Morrision Singleton's appraisal checklist

Legally, an appraiser must be state licensed to perform appraisals prepared for federally related transactions. Contact us if you have any questions about the appraisal process.

To speed the appraisal process along as quickly as possible we generally recommend to have these documents, if available, ready for the appraiser:

  • A plot plan or survey of the house and land (if readily available).

  • Any records on the purchase of the property for the last three years.

  • Written property agreements, such as a maintenance agreement for a shared driveway.

  • List of personal property to be sold with the home.

  • Title policy that lists encroachments or easements.

  • A bill for your most recent real estate taxes which should also contain a legal description of the property.

  • Any inspection reports, or other recent reports for termites, EIFS (synthetic stucco) wall systems, your septic system and your well.

  • Brag sheet that lists major home improvements and enhancements, the amount of their purchase and date of their installation (for example, the addition of insulation or roof repairs) and permit confirmation (if available).

  • A copy of the current listing agreement with broker's data sheet and purchase agreement if a sale is "pending".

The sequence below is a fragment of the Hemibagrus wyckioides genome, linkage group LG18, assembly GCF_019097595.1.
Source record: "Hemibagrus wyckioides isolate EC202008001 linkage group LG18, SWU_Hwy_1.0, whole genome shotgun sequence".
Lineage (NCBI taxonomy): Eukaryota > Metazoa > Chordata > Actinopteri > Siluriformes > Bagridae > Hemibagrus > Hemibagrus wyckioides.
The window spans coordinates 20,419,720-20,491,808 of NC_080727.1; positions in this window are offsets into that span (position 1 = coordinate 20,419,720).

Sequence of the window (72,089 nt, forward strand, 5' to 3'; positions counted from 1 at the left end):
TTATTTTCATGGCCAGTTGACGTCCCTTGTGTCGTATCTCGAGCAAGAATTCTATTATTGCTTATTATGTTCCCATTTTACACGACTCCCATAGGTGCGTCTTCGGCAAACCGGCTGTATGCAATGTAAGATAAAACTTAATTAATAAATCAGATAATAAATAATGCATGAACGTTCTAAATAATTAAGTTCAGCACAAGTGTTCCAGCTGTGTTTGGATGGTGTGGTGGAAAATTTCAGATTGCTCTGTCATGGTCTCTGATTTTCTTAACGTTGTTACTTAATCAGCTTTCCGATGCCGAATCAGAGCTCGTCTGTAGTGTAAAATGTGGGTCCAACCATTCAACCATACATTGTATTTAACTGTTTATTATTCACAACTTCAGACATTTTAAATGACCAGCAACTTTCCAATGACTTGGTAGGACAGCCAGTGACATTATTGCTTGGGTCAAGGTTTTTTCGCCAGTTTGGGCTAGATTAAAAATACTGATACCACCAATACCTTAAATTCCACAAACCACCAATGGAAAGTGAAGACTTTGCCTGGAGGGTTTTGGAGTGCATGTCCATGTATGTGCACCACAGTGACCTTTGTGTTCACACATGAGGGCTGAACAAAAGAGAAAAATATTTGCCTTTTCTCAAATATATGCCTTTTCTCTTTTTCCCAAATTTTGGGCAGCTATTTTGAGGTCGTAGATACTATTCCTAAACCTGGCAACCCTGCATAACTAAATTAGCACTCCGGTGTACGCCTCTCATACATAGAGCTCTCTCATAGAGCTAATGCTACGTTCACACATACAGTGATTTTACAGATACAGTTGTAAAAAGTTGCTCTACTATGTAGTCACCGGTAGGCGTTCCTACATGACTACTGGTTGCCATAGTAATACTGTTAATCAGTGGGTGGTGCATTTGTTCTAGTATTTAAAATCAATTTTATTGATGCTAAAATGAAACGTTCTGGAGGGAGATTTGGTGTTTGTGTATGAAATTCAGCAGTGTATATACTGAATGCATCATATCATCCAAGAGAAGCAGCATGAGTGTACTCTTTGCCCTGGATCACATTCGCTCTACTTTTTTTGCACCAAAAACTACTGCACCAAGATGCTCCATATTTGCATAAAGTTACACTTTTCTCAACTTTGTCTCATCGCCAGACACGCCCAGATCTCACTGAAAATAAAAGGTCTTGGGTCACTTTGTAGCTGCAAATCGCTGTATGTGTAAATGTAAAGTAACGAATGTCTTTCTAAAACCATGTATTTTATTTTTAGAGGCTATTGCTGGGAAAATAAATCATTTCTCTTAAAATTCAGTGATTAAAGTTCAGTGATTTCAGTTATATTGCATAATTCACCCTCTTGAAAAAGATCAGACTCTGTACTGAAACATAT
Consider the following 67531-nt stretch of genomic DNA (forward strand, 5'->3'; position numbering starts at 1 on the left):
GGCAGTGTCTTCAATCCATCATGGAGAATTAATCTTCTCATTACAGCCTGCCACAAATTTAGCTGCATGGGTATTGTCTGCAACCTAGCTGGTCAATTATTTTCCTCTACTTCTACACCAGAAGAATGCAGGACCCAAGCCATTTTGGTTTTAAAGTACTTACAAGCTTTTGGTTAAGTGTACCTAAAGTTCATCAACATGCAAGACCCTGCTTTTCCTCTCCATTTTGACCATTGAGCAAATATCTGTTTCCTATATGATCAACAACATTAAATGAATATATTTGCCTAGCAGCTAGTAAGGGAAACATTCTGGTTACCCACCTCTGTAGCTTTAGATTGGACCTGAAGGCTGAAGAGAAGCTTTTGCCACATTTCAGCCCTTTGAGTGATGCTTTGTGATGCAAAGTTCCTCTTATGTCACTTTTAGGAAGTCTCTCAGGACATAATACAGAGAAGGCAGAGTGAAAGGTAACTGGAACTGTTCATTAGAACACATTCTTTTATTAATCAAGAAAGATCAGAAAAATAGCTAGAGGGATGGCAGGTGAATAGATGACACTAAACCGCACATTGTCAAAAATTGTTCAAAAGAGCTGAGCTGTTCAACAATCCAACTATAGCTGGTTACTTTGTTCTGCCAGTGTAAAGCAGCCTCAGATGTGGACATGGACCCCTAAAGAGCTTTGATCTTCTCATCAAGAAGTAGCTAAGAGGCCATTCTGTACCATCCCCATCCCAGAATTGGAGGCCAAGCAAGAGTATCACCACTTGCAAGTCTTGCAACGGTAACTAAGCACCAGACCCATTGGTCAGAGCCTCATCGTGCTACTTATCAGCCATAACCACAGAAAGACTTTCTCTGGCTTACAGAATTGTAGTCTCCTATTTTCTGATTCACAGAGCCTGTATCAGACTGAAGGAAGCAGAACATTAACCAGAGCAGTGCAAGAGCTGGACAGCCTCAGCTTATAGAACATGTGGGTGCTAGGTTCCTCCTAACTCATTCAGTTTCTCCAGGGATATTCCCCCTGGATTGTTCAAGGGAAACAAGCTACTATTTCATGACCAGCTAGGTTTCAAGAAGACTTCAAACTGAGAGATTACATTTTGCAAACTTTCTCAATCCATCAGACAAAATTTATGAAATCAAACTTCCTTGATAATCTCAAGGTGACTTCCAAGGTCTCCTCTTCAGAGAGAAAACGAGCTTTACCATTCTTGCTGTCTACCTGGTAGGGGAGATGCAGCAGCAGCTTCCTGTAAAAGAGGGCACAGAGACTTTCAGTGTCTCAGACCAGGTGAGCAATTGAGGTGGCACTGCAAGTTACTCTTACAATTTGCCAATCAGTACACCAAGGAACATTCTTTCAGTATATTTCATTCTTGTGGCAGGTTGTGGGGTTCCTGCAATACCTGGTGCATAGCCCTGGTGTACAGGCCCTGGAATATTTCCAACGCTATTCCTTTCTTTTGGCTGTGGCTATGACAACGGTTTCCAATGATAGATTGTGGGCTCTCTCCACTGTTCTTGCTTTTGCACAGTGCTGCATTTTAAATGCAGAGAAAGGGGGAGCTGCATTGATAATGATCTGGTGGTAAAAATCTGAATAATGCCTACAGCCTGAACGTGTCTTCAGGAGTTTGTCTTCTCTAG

• Information on "Homeowners Associations" or condominium covenants and fees.

  • A list of "suggested" improvements when the property is being appraised "as complete".

Once your appraiser arrives, you do not need to accompany them along on the entire site inspection, but generally you'll want to be available to answer questions about your property and identify any home improvements.

Here are a few other suggestions:

  • Accessibility: Appraisers are very thorough in their inspections. We recommend that all areas of the home are accessible, especially the attic and crawl space.

  • Housekeeping: Appraisers see hundreds of homes a year and are no strangers to clutter, but they're human beings too! A good impact can mean a better value for your home.

  • Maintenance: We generally suggest repairing minor things like leaky faucets, missing door handles and trim.

  • FHA and VA Inspection Items: If your borrower is trying to apply for either an FHA or VA loan, be sure to ask your appraiser if there are additional things that should be done before they arrive. Some things they may recommend might be: installing smoke detectors on every floor of the home and especially near bedrooms, where paint is peeling it should be removed and repainted, repairing any faucets that leak or drip, fixing broken windows or other glass like doors.